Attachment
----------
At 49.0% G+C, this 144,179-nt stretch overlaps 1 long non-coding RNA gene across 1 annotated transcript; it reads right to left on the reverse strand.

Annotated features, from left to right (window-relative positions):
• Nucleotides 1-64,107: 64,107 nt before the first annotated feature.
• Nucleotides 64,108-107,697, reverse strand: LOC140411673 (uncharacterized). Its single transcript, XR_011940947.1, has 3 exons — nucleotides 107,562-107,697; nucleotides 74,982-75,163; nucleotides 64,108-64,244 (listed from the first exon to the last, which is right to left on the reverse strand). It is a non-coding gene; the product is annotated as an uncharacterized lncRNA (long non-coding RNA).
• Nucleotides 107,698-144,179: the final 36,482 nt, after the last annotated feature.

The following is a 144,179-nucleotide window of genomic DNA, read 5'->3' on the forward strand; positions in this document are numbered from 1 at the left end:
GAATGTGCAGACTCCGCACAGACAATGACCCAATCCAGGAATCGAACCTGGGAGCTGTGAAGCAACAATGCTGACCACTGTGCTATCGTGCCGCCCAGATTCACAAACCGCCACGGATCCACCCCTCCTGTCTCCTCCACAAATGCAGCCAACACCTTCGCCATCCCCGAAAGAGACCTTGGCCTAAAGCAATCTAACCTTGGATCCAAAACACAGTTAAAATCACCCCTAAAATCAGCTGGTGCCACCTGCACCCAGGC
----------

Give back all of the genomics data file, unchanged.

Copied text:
At 49.0% G+C, this 144,179-nt stretch overlaps 1 long non-coding RNA gene across 1 annotated transcript; it reads right to left on the reverse strand.

Annotated features, from left to right (window-relative positions):
• Nucleotides 1-64,107: 64,107 nt before the first annotated feature.
• Nucleotides 64,108-107,697, reverse strand: LOC140411673 (uncharacterized). Its single transcript, XR_011940947.1, has 3 exons — nucleotides 107,562-107,697; nucleotides 74,982-75,163; nucleotides 64,108-64,244 (listed from the first exon to the last, which is right to left on the reverse strand). It is a non-coding gene; the product is annotated as an uncharacterized lncRNA (long non-coding RNA).
• Nucleotides 107,698-144,179: the final 36,482 nt, after the last annotated feature.

The following is a 144,179-nucleotide window of genomic DNA, read 5'->3' on the forward strand; positions in this document are numbered from 1 at the left end:
GAATGTGCAGACTCCGCACAGACAATGACCCAATCCAGGAATCGAACCTGGGAGCTGTGAAGCAACAATGCTGACCACTGTGCTATCGTGCCGCCCAGATTCACAAACCGCCACGGATCCACCCCTCCTGTCTCCTCCACAAATGCAGCCAACACCTTCGCCATCCCCGAAAGAGACCTTGGCCTAAAGCAATCTAACCTTGGATCCAAAACACAGTTAAAATCACCCCTAAAATCAGCTGGTGCCACCTGCACCCAGGC